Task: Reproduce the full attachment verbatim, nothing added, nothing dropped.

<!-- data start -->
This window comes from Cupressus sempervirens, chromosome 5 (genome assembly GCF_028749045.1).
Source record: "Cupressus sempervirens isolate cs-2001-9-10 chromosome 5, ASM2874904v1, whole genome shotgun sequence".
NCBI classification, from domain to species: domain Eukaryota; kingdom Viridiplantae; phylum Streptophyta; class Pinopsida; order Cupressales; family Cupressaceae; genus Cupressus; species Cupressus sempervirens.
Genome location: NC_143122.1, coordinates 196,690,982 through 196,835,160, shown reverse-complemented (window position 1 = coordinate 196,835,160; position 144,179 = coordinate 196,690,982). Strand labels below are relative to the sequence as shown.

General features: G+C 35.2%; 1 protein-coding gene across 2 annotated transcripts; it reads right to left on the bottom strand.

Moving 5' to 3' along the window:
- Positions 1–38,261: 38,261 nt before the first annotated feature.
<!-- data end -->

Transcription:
This window comes from Cupressus sempervirens, chromosome 5 (genome assembly GCF_028749045.1).
Source record: "Cupressus sempervirens isolate cs-2001-9-10 chromosome 5, ASM2874904v1, whole genome shotgun sequence".
NCBI classification, from domain to species: domain Eukaryota; kingdom Viridiplantae; phylum Streptophyta; class Pinopsida; order Cupressales; family Cupressaceae; genus Cupressus; species Cupressus sempervirens.
Genome location: NC_143122.1, coordinates 196,690,982 through 196,835,160, shown reverse-complemented (window position 1 = coordinate 196,835,160; position 144,179 = coordinate 196,690,982). Strand labels below are relative to the sequence as shown.

General features: G+C 35.2%; 1 protein-coding gene across 2 annotated transcripts; it reads right to left on the bottom strand.

Moving 5' to 3' along the window:
- Positions 1–38,261: 38,261 nt before the first annotated feature.